Daily conversations are highly interactive. They move very quickly over a range of topics. Conversations are so fast-paced that the only way we manage is to start planning our message while the other person is still talking. We predict what they will likely say, so we can prepare our response. We use non-verbal cues such as pauses, tone, eye gaze, intonation, and even breath, to predict our timing and add meaning to our messages.
For people who use Augmentative and Alternative Communication (AAC), starting and maintaining a regular conversation can be a challenge. Not only because of speed and timing, but also because of the limitations of communication device technology.
Conversational barriers for AAC users
AAC users have to balance demands of conversation while retrieving words manually on a communication device.
Some examples of how non-verbal cues and timing affect conversations for AAC users include:
- Adding nonverbal cues can be out of time with the AAC message. They can even interrupt or disrupt the process of writing the message.
- AAC users have to break eye contact to start generating their message.
- When a speaking person begins planning their message, it is invisible to the person who is still talking. But if an AAC user starts generating their message at that same point, it could appear impolite.
- AAC users often need to focus on their AAC, not to their communication partner.
- Typing words, using text to speech, or selecting symbols is slower than retrieving speech, so AAC users have time pressures to compose their message.
Seven ways to support AAC users in conversations
All seven tips below come down to these important lessons: ask AAC users how they want to be supported. Work with them to find the best ways to encourage and support their contribution to conversations.
1. Be patient
Expect to take more time when having a conversation with an AAC user. Be patient: pause, wait and allow time for the AAC user to compose a message. Slowing the pace reduces some of the demands. It also improves understanding. Stop predicting what the other person is likely saying and listen to what they actually say. Wait for the completed message so you don't miss important words.
2. Conversation looks different
Expect that an AAC user cannot simultaneously provide the typical nonverbal cues while also using their device. The electronic voice will not provide the same cues.
3. Don't underestimate
Research suggests that conversation partners might underestimate AAC users due to the limitations of AAC systems. Speaking people interpret a slow pace, long pauses, broken eye contact, a blunt response, and missing nonverbal cues as poor communication skills. We need to understand these as the result of imperfect technology, not of a lack of skills or intelligence.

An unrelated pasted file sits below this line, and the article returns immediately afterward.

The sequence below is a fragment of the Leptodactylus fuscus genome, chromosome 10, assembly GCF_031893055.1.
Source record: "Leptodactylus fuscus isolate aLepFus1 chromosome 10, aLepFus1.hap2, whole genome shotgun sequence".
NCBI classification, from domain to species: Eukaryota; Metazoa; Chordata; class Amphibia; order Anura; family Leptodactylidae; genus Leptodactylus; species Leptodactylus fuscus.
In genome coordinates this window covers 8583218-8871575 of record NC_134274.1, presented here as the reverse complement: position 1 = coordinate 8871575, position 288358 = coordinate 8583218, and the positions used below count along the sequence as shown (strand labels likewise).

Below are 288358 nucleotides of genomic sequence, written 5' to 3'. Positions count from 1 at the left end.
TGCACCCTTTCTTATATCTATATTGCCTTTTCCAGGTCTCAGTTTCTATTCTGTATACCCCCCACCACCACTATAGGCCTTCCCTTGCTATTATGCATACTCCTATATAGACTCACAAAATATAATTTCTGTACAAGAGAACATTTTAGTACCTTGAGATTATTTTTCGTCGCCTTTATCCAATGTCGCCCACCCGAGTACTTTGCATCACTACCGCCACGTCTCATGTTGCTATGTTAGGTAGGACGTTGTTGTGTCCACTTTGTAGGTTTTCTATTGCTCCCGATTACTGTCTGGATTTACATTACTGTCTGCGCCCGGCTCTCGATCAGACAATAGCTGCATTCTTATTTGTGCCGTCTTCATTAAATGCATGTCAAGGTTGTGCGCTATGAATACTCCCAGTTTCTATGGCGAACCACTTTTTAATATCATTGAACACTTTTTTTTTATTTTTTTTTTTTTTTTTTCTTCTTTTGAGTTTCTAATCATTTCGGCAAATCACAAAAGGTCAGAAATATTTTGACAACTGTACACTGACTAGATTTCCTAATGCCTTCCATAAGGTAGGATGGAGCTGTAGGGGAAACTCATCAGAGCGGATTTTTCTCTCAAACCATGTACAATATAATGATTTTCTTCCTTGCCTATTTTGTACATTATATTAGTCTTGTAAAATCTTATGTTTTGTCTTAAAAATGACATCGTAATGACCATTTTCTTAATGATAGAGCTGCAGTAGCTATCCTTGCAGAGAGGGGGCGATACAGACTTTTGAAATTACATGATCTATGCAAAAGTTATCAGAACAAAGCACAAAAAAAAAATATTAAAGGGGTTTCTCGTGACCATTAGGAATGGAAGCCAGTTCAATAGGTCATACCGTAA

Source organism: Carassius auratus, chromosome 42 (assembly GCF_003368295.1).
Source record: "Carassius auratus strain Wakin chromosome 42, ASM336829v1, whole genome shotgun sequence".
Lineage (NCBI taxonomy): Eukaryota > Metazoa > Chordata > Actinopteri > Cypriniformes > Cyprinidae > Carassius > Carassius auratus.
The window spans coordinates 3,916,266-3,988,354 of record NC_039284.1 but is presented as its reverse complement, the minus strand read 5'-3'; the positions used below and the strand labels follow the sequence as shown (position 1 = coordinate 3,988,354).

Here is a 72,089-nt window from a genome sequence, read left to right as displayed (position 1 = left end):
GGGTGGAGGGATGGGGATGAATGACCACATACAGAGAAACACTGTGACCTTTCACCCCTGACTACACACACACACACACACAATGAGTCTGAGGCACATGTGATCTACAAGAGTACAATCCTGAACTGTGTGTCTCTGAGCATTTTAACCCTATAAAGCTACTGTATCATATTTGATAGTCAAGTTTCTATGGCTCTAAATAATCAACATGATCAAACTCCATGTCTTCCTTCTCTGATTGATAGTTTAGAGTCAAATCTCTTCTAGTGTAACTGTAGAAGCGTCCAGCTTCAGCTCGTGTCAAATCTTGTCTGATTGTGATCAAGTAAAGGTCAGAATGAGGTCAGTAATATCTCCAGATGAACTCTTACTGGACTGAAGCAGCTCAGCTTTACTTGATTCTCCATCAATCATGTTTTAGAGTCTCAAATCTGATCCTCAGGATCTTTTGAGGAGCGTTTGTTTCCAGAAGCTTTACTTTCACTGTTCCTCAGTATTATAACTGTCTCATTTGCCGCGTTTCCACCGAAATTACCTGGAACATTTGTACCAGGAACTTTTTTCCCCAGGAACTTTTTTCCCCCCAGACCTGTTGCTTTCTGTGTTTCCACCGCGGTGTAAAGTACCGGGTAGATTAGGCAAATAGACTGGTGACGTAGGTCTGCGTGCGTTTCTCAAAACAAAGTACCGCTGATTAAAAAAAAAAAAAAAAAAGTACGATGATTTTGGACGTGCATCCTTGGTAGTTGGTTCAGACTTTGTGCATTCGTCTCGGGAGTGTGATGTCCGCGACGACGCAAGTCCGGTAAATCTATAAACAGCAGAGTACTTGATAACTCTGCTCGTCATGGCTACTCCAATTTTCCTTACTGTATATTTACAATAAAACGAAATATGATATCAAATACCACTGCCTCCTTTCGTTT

4. Invite the AAC user to set the topic
AAC users often respond to conversations, but research shows they rarely set the topic. Pause and be patient so they can start the conversation. Consider asking the AAC user if they have photos of what they are talking about. While you explore the visuals, the AAC user can compose their message.
5. Advocate for the AAC user
Ask others in the conversation to wait while the AAC user composes their message. Ask the AAC user how they can be best supported to contribute to the conversation, or if they want to continue a conversation online (e.g., via social media or email). Virtual conversations usually have fewer barriers because both people are using technology rather than speech.
6. Plan ahead
AAC users need time to compose their responses but also have some quick messages pre-stored ready to use when appropriate. Most AAC systems allow the user to plan phrases for different situations and conversations, then pre-store them and quickly retrieve them. Research suggests that many AAC users do not use all of these features. Experienced AAC users and mentors can share strategies.
7. Visual supports
Some AAC users, with speech impediments and disorders such as aphasia, struggle to retrieve words. Others access words very slowly in their AAC. It is often more efficient for them to use visual supports to set topics, such as photos, line drawings, images from the internet, or reference materials like maps. Research on communication disorders like autism and dementia shows that visuals enhance turn-taking and participation. Open and share articles or memes on social media. Write and tell stories in apps like Pictello. Point to images in a magazine.
Include and support
There are many ways that AAC users can be included and supported in conversations. Work together to find ways for AAC users to contribute and participate meaningfully.
Links and References
- Aphasia Institute [Website]
- Aphasia Institute. Products. [Collection of pictographic resource books]
- Aphasia Institue. Gift of Conversation. [Website - Supported Conversations]
- Communication Matters. Having a conversation with an AAC user. [Website - Scroll down page to find section]
- Hartmann, A. Giving AAC users the power of independent communication. [Blog post]
- Hartmann, A & Sheldon, E. (2019). Just Ask: What we can learn from AAC users. [Blog post]
- Kagan, A (1998). Supported conversation for adults with aphasia: Methods and resources for training conversation partners. Aphasiology, 12(9), 816-38.
- Parker, R. (2013). Beyond requesting: using scripts to teach conversation. [Blog post]
- Parker, R. (2013). Communication Books & Aphasia. [Blog post]